There are those who test positive and are negative who face substantial costs and disability for no reason at all other than the testing.
There are those that test positive and do worse because of the testing and procedures and treatments.
There are consequences of all of the above, especially lost real wages, lost jobs, and lower Social Security in the future because of lost income. Of course these are costs not fully considered in the analysis. Also not considered is the fact that we spend so much for so few at the end of life that we have very little remaining for most Americans - such as $44,000 spent per year for the top 1% in health costs and less than $800 a year for 50% of Americans (this is a range of 6 times more than the national average to 10 times less than the national average of about $8000 per person).
Recent works in the area:

One Million Hearts Saved or Health Access for 160 million Myth for the Cure - More awareness of disease cannot help most Americans who need entirely different designs that even allow health care participation.
Accountable Health Access from Government  SMART designs can address health access needs but government must specifically focus upon health access result.

Take Home Example from US Health Care

Health care cost increases kill off our businesses and force them to terminate employees to balance their budgets. Much the same is true in governemtn where teachers and public servants are cut so that the ever increasing cost of health insurance can be met. Even health care entities must cut nurses and other personnel as their own fast rising health care costs impair their ability to deliver health care.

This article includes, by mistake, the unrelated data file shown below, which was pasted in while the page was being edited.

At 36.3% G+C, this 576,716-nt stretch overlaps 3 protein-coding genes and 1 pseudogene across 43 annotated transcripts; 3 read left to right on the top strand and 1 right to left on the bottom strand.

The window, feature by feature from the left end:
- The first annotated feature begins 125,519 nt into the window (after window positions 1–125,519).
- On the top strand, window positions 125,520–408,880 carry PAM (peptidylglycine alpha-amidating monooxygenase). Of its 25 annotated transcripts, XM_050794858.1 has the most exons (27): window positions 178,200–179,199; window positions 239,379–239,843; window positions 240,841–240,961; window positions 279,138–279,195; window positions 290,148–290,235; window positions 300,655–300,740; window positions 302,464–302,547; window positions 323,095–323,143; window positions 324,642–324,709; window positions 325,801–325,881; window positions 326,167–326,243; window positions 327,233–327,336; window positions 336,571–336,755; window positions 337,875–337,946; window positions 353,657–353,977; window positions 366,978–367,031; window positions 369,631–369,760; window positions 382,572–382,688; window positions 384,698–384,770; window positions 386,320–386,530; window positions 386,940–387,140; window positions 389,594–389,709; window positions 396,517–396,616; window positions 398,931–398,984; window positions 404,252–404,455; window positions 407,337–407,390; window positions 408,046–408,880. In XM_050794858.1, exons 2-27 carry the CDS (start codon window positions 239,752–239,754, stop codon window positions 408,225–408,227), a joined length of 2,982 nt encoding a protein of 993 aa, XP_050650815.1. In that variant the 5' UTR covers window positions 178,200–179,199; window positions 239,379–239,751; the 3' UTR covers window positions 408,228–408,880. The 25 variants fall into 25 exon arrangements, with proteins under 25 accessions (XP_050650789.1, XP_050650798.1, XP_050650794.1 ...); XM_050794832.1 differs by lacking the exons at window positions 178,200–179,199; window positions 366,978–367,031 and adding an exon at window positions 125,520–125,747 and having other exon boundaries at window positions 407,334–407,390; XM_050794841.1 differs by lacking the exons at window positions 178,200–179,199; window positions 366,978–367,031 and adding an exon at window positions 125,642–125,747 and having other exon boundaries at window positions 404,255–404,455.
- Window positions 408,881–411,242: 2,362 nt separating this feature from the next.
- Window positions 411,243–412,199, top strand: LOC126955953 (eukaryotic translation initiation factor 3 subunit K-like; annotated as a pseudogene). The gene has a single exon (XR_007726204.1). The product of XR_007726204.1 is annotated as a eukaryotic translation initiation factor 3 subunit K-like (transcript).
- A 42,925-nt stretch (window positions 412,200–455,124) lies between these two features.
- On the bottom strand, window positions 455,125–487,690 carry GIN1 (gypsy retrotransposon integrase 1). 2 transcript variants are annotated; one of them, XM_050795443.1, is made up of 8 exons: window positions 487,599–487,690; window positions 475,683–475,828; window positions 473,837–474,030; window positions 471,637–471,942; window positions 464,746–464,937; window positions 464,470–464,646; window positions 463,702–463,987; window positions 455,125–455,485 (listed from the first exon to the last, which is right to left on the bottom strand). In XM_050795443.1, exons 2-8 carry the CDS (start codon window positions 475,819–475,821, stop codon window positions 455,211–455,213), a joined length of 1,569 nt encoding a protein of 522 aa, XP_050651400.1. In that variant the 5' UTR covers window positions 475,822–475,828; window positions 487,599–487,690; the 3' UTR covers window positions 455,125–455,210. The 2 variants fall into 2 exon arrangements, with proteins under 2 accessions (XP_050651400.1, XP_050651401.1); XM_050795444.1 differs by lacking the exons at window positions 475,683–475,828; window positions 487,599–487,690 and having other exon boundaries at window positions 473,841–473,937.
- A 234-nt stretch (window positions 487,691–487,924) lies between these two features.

This posting represents to advice to those in other nations or in future generations that fail to learn from the United States example developed over the past century of disease focus.
As health care spending approaches 20% of Gross Domestic Product in the US (over twice as much per person as nearest competitors), those who pay for health care under the US design are being compromised - all governments at all levels from school district to federal and all businesses

Disease focus is the reason for health care cost overruns - more and more spent for fewer people for fewer years of their lives with spending in just a few locations.

Those with disease focus have found more new ways to fund this focus, including claims of cure. These are little more than death delay at every higher cost for the last years and months of life. Major journals and foundations and government reports all support this focus.

Non-Primary Care Workforce Equals Cost Overruns
The vehicle of this destructive plan is non-primary care workforce. The United States has only increased primary care workforce training numbers by design from 1965 - 1980. All US physician workforce doubled during this period - both primary care and non-primary care. This was also the first and last time primary care has been significantly increased in the past century.